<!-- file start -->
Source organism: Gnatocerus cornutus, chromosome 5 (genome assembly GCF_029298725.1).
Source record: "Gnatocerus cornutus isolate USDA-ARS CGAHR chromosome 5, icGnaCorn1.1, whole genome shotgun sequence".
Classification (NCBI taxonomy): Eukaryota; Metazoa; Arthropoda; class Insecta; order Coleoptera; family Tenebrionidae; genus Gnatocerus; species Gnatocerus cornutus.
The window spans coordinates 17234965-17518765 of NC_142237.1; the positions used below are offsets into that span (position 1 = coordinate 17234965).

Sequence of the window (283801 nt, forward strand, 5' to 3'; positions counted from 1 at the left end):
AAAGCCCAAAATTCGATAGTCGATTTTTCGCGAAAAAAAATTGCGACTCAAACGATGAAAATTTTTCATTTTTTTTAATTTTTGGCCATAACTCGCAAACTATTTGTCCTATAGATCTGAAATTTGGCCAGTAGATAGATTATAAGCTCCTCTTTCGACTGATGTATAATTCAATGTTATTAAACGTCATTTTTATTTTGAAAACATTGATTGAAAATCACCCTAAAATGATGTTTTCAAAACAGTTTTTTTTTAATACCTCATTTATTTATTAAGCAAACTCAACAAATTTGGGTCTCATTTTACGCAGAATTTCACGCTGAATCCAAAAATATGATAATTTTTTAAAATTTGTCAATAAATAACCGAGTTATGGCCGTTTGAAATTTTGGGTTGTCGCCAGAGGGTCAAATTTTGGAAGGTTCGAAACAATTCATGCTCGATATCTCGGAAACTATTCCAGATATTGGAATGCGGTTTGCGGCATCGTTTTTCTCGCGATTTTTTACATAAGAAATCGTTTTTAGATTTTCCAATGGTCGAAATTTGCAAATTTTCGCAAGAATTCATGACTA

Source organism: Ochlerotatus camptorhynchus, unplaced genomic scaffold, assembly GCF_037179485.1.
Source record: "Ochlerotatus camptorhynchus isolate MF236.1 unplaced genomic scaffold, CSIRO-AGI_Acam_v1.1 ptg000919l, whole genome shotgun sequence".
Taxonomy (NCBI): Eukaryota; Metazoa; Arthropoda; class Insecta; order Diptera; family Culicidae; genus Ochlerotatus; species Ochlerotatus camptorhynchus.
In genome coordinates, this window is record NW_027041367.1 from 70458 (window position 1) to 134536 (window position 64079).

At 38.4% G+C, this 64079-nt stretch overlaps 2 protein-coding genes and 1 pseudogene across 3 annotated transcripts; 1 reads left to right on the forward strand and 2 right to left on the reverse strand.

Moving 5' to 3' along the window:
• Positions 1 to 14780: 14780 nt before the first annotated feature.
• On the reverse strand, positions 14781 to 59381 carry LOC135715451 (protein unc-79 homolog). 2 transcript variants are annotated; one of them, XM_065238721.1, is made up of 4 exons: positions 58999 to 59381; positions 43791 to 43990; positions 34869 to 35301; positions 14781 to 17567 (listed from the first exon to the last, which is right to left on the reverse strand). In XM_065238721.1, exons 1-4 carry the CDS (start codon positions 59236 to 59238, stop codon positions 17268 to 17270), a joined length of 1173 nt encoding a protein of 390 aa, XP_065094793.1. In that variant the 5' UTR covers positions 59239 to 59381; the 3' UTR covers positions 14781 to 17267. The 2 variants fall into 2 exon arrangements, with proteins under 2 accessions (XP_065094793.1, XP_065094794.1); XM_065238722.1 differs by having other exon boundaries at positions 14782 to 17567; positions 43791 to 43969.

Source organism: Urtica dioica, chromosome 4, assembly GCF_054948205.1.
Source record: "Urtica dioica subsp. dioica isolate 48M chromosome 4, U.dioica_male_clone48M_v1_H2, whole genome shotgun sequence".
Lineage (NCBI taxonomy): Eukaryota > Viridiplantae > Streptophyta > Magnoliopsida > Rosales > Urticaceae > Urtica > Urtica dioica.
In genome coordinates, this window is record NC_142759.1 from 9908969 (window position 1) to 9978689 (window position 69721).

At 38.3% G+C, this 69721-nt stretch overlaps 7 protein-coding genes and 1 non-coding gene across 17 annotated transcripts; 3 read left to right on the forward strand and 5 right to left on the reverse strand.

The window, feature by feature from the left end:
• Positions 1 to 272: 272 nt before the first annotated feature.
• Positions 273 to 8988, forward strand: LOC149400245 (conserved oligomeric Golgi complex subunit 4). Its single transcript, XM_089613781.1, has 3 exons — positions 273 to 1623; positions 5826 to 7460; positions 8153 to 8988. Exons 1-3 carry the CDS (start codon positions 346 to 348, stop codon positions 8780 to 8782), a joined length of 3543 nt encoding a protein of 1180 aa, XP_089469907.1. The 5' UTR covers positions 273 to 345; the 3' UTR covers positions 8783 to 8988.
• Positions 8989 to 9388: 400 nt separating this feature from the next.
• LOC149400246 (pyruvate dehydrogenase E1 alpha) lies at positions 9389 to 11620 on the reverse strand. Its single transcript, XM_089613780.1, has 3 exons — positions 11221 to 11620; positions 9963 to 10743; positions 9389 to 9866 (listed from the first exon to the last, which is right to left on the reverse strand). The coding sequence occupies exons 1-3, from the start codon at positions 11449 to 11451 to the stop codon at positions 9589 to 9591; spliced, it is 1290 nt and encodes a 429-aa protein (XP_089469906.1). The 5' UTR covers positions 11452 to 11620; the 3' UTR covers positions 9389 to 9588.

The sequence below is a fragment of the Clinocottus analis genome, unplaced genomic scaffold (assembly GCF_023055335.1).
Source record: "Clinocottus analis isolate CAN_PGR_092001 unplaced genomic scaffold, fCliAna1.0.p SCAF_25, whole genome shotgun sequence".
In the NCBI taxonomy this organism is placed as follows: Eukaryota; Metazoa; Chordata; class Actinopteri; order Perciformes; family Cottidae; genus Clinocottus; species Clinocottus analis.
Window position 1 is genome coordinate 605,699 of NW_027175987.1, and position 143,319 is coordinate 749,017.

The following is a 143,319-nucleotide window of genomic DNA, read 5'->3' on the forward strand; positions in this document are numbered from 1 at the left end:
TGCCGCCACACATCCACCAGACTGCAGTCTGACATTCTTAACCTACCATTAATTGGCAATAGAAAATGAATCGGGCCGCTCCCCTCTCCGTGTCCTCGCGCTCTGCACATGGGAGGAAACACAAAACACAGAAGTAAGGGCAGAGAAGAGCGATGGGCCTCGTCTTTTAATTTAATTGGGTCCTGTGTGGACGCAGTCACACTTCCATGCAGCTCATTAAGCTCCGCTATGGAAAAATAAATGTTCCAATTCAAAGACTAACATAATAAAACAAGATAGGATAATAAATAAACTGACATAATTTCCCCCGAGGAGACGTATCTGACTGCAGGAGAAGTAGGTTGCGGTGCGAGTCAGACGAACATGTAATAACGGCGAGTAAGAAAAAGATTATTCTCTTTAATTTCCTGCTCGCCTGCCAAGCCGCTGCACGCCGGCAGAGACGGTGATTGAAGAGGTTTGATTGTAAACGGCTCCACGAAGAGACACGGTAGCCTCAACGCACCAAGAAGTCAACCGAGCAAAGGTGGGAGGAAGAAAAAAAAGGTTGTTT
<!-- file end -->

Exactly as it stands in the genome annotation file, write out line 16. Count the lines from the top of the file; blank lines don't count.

Source record: "Urtica dioica subsp. dioica isolate 48M chromosome 4, U.dioica_male_clone48M_v1_H2, whole genome shotgun sequence".